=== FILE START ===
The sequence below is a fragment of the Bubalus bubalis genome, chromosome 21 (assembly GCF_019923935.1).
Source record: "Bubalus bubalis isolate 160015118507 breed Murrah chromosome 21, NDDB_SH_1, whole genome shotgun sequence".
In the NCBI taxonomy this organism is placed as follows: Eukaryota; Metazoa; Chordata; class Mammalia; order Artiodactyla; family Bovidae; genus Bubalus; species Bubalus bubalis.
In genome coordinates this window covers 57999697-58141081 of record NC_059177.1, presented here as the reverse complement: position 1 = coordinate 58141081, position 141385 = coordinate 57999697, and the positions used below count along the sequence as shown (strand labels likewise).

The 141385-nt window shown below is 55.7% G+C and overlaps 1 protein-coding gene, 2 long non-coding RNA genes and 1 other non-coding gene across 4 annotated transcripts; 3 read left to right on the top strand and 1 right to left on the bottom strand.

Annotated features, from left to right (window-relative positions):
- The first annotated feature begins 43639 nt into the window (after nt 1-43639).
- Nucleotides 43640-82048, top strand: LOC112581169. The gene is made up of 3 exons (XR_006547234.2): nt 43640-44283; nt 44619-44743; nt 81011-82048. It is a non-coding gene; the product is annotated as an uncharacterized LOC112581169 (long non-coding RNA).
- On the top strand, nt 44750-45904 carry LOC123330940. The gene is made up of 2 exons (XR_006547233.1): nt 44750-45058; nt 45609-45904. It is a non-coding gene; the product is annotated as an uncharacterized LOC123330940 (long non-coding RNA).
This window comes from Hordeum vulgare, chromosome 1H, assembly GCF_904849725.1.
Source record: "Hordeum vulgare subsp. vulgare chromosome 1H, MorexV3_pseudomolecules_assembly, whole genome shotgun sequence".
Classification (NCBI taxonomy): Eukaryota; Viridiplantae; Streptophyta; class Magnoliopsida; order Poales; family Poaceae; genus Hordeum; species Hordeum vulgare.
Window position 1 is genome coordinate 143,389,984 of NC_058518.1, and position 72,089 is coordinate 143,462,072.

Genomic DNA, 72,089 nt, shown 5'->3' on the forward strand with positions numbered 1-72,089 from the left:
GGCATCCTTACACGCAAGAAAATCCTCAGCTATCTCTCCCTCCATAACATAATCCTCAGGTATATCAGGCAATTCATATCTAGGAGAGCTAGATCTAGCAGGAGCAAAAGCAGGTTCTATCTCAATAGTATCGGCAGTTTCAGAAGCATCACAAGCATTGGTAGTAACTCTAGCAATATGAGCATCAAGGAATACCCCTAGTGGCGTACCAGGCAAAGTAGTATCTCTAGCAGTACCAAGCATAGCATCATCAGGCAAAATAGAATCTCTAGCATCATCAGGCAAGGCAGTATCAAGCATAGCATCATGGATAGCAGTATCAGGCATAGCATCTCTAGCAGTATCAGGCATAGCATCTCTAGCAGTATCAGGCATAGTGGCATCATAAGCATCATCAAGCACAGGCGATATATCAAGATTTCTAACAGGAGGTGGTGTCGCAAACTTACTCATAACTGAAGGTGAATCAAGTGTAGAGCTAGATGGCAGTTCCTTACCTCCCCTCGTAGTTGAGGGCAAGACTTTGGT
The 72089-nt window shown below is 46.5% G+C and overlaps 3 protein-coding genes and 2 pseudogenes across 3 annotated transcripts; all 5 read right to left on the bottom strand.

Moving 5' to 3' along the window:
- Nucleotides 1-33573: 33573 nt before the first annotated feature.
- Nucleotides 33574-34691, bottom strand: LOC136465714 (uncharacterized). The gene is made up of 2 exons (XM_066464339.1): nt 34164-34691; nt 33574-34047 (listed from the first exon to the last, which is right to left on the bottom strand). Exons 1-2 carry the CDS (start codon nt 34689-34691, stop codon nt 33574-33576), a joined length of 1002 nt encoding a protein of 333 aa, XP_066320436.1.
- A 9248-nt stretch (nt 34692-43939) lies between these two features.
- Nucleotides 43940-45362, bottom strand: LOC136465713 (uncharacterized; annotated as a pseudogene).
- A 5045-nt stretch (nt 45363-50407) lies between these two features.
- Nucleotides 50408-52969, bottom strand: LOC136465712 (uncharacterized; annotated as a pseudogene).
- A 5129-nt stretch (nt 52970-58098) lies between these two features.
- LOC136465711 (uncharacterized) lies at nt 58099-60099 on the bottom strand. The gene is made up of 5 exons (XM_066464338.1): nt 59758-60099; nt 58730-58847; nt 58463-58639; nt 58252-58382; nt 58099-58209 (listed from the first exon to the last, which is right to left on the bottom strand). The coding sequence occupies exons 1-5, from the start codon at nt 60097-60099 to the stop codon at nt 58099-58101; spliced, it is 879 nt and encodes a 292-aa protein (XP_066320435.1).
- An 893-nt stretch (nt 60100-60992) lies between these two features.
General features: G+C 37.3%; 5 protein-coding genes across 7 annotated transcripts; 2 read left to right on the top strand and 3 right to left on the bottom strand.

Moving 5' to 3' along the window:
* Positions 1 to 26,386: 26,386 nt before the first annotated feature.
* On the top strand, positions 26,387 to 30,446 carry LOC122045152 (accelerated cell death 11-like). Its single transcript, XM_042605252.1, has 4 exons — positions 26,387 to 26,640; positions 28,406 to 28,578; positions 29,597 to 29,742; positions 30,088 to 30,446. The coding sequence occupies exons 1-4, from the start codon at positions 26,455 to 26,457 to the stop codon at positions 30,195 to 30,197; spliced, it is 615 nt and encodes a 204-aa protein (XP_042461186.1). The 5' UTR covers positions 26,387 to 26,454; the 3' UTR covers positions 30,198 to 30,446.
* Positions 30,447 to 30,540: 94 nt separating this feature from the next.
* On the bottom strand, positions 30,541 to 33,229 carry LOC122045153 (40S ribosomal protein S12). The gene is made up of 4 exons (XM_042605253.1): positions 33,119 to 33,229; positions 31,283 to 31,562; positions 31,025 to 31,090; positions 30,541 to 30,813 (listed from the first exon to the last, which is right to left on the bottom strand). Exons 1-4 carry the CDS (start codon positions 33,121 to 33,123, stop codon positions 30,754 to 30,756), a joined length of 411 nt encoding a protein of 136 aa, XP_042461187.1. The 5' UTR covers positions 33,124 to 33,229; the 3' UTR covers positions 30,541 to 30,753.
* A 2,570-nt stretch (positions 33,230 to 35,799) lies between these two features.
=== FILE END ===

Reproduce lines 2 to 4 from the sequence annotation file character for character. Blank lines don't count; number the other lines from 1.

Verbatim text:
Source record: "Bubalus bubalis isolate 160015118507 breed Murrah chromosome 21, NDDB_SH_1, whole genome shotgun sequence".
In the NCBI taxonomy this organism is placed as follows: Eukaryota; Metazoa; Chordata; class Mammalia; order Artiodactyla; family Bovidae; genus Bubalus; species Bubalus bubalis.
In genome coordinates this window covers 57999697-58141081 of record NC_059177.1, presented here as the reverse complement: position 1 = coordinate 58141081, position 141385 = coordinate 57999697, and the positions used below count along the sequence as shown (strand labels likewise).